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Is it true that a person's emotional state (such as arousal, fear, etc) can be determined by looking solely at the persons eyes?

Here I am assuming that this may be the case only in limited circumstances (specific scenarios or specific basic emotions such as fear) but if emotional state can be determined from the eyes, is there any research on the extent to which this is possible?

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  • $\begingroup$ Can you clarify "soley person eyes" does it include facial muscles arround eyes and eyebrows or exclusivelly eyeballs? $\endgroup$ – ICanFeelIt Jan 10 '15 at 0:21
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    $\begingroup$ Hi ICanFeelIt, in this case I was referring only to the eyeballs themselves, so excluding the facial muscles arround eyes and the eyebrows. $\endgroup$ – x457812 Jan 13 '15 at 21:48
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This question has mostly been asked in reverse in the research literature--not whether the eyes can show emotion (which is often called affect by psych researchers), but whether humans can accurately judge affective state based only on the eyes. That ability varies somewhat depending on demographic parameters (age, gender, and socioeconomic class, as well as autism spectrum disorder status).

The "Reading the Mind in the Eyes" test, developed by Simon Baron-Cohen, tests exactly that, using stimuli like these.

enter image description here

Participants are asked to choose the most applicable emotion word for a picture restricted to the eye area. Neurotypical controls are more successful at this task than autism spectrum participants; since most of the research has focused on showing differences between populations on this task and not on quantifying normal performance, the reported data on controls alone is difficult to interpret by itself. The test has fairly good test-retest reliability, but it has been criticized for gender bias since there are considerably more male eyes in the stimuli set than female eyes. This is particularly problematic in light of Baron-Cohen's "extreme male brain" theory of autism.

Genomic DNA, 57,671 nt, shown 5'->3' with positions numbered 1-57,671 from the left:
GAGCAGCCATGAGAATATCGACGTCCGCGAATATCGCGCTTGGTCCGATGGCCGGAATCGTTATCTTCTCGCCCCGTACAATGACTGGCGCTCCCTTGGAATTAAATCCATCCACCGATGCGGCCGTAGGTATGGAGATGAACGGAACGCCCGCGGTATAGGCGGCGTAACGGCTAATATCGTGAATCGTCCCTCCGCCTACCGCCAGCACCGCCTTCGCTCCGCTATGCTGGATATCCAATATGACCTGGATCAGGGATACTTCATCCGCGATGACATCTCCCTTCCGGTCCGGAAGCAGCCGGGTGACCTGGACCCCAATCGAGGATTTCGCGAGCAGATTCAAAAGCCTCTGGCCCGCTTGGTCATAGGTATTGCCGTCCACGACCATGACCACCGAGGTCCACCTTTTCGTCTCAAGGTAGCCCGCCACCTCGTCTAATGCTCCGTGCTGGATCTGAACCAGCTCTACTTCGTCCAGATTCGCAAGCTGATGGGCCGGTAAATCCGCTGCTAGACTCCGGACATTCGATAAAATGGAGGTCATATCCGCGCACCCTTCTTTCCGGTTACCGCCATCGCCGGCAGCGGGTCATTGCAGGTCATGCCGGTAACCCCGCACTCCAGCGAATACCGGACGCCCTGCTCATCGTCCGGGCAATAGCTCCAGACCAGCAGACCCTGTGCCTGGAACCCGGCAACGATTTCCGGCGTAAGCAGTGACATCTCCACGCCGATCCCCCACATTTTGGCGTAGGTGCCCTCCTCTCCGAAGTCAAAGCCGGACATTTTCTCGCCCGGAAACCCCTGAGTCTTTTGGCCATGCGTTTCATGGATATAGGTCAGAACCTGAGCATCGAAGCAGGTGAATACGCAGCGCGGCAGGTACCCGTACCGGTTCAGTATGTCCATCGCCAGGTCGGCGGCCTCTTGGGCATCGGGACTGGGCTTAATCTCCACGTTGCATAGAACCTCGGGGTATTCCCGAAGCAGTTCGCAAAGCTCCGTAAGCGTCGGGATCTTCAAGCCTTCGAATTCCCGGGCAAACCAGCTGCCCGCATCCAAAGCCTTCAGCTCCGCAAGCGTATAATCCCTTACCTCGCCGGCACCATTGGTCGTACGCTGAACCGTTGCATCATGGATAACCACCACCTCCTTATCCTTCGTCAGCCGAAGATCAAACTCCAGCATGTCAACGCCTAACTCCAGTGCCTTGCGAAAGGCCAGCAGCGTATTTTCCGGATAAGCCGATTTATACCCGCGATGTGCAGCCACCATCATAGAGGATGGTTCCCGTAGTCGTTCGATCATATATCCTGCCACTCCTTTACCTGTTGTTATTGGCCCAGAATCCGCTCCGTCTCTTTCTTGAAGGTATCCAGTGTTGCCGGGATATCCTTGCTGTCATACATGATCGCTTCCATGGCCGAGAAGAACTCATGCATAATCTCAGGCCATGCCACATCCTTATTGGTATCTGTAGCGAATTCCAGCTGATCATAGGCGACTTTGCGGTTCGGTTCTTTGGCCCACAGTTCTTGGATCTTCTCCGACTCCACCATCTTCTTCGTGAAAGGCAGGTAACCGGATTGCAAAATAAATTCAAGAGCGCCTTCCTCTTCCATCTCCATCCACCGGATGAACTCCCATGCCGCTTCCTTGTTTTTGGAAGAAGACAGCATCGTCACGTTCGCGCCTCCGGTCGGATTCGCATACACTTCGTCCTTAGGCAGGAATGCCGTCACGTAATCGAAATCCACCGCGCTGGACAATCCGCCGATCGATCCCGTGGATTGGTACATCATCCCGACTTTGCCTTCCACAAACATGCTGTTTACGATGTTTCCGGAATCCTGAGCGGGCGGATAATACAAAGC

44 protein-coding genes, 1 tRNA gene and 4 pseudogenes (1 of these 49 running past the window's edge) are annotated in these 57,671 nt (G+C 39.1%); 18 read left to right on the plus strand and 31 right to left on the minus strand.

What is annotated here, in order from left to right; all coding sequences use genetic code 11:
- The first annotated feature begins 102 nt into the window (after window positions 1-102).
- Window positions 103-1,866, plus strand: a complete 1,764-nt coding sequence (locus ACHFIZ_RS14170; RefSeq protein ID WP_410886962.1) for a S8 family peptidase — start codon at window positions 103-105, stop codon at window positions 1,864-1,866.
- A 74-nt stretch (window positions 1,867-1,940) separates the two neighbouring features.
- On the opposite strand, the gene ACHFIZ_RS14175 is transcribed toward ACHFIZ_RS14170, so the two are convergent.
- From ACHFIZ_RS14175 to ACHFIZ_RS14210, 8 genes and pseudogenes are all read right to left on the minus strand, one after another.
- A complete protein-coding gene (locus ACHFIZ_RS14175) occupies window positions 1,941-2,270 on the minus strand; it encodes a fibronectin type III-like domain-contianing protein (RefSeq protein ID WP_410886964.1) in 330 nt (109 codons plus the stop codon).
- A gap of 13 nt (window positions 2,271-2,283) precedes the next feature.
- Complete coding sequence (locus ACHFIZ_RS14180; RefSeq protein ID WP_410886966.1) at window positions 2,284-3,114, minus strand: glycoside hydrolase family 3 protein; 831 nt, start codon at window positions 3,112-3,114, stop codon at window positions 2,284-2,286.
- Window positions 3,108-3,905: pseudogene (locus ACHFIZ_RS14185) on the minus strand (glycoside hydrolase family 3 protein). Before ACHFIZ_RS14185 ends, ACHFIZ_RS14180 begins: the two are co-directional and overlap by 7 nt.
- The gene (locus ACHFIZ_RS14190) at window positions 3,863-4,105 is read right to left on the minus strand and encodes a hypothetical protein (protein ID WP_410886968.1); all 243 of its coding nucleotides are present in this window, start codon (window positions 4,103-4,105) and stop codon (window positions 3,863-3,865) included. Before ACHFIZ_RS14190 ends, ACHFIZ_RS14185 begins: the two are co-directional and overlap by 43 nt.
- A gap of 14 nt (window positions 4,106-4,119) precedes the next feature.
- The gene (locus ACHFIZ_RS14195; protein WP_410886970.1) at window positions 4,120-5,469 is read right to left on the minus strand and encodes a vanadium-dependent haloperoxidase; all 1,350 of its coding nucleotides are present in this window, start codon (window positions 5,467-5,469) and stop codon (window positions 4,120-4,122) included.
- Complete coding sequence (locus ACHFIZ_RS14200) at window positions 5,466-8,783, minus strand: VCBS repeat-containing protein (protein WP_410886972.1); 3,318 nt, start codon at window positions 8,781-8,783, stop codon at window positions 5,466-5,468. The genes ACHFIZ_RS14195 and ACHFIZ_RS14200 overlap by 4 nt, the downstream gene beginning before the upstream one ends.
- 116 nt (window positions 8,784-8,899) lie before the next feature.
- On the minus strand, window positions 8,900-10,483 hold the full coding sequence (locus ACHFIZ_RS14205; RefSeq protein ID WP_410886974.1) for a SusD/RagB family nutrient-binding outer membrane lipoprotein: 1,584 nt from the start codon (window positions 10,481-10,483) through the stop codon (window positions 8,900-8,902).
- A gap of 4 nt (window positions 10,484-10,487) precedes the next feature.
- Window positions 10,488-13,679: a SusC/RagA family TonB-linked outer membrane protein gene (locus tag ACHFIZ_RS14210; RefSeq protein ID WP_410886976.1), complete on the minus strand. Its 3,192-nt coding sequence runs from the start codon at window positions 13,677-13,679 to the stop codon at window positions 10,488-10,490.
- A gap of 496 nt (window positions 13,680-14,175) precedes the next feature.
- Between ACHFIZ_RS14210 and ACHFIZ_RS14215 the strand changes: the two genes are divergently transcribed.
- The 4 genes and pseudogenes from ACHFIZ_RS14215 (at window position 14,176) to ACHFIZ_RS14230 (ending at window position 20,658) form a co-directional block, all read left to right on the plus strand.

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  • $\begingroup$ Nice answer. It might be nice to show some samples from such tests as images, so that its more clear what the test involves. $\endgroup$ – Josh de Leeuw Jan 9 '15 at 22:35
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Humans do commonly use the eyes, area around the eyes, and other eye-related information such as movement and orientation to deduce the emotional states of others. What isn't as clear from research examining this capability however, putting aside subjects' confidence in their own skills, is how accurate / valid such assessments actually are.

But it turns out that the eyes alone can be used objectively to determine a wide variety of information about a person's mental state.

A fairly large research sub-field in this area is Pupillometry, the measurement of pupil diameter. Just copying from a Scientific American article:

Scientists have ... used pupillometry to assess everything from sleepiness, introversion and sexual interest to race bias, schizophrenia, moral judgment, autism and depression.